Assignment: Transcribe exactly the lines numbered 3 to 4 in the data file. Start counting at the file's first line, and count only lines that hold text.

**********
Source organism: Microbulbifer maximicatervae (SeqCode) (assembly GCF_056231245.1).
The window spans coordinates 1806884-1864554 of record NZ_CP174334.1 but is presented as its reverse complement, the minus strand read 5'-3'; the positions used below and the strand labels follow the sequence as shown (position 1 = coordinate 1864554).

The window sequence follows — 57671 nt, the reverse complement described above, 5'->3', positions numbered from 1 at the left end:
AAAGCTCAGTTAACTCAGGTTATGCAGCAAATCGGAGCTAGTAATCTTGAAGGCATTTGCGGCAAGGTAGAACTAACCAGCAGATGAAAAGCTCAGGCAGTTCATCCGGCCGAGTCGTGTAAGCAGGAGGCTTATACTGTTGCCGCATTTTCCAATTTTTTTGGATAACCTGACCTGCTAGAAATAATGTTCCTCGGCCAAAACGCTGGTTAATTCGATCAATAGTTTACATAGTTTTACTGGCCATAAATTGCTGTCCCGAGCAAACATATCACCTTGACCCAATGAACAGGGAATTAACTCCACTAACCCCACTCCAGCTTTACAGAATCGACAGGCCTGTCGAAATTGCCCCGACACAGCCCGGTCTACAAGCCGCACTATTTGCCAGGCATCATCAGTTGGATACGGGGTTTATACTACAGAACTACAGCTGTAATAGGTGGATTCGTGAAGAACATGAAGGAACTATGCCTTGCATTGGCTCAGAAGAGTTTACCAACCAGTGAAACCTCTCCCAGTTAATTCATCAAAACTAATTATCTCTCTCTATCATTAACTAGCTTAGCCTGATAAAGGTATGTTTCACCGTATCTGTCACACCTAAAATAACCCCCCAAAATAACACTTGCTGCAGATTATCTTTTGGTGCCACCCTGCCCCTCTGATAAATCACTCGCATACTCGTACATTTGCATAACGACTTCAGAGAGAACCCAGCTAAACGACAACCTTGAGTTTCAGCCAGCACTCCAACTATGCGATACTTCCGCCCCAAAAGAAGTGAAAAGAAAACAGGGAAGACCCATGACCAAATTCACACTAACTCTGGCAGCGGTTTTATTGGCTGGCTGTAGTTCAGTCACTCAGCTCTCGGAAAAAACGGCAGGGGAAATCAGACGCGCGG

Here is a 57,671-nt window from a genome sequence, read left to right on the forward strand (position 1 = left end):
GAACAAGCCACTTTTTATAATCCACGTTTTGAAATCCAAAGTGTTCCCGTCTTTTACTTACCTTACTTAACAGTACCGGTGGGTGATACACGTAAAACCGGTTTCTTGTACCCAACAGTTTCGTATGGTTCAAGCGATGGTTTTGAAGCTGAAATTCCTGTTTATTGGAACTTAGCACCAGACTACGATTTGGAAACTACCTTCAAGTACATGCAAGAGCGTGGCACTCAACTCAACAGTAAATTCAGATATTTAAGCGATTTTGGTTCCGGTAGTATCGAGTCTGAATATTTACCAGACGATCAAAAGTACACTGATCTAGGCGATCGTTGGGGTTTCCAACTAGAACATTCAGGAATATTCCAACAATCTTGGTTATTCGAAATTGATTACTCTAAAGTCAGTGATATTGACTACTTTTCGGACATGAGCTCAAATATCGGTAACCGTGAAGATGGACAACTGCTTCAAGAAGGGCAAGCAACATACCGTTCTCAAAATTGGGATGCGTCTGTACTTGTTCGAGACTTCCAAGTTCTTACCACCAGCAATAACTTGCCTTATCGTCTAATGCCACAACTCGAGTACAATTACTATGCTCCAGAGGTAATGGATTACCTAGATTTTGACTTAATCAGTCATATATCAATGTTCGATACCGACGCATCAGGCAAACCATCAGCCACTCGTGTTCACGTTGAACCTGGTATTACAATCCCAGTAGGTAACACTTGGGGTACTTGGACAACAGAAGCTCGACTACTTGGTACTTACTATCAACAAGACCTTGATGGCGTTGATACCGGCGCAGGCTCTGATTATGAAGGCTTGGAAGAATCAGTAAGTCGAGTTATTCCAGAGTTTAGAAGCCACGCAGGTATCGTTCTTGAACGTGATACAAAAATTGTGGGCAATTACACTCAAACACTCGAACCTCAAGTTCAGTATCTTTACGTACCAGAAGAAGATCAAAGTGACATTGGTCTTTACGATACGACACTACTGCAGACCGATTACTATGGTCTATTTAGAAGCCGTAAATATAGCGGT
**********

The window sequence follows — 57671 nt, the reverse complement described above, 5'->3', positions numbered from 1 at the left end:
AAAGCTCAGTTAACTCAGGTTATGCAGCAAATCGGAGCTAGTAATCTTGAAGGCATTTGCGGCAAGGTAGAACTAACCAGCAGATGAAAAGCTCAGGCAGTTCATCCGGCCGAGTCGTGTAAGCAGGAGGCTTATACTGTTGCCGCATTTTCCAATTTTTTTGGATAACCTGACCTGCTAGAAATAATGTTCCTCGGCCAAAACGCTGGTTAATTCGATCAATAGTTTACATAGTTTTACTGGCCATAAATTGCTGTCCCGAGCAAACATATCACCTTGACCCAATGAACAGGGAATTAACTCCACTAACCCCACTCCAGCTTTACAGAATCGACAGGCCTGTCGAAATTGCCCCGACACAGCCCGGTCTACAAGCCGCACTATTTGCCAGGCATCATCAGTTGGATACGGGGTTTATACTACAGAACTACAGCTGTAATAGGTGGATTCGTGAAGAACATGAAGGAACTATGCCTTGCATTGGCTCAGAAGAGTTTACCAACCAGTGAAACCTCTCCCAGTTAATTCATCAAAACTAATTATCTCTCTCTATCATTAACTAGCTTAGCCTGATAAAGGTATGTTTCACCGTATCTGTCACACCTAAAATAACCCCCCAAAATAACACTTGCTGCAGATTATCTTTTGGTGCCACCCTGCCCCTCTGATAAATCACTCGCATACTCGTACATTTGCATAACGACTTCAGAGAGAACCCAGCTAAACGACAACCTTGAGTTTCAGCCAGCACTCCAACTATGCGATACTTCCGCCCCAAAAGAAGTGAAAAGAAAACAGGGAAGACCCATGACCAAATTCACACTAACTCTGGCAGCGGTTTTATTGGCTGGCTGTAGTTCAGTCACTCAGCTCTCGGAAAAAACGGCAGGGGAAATCAGACGCGCGG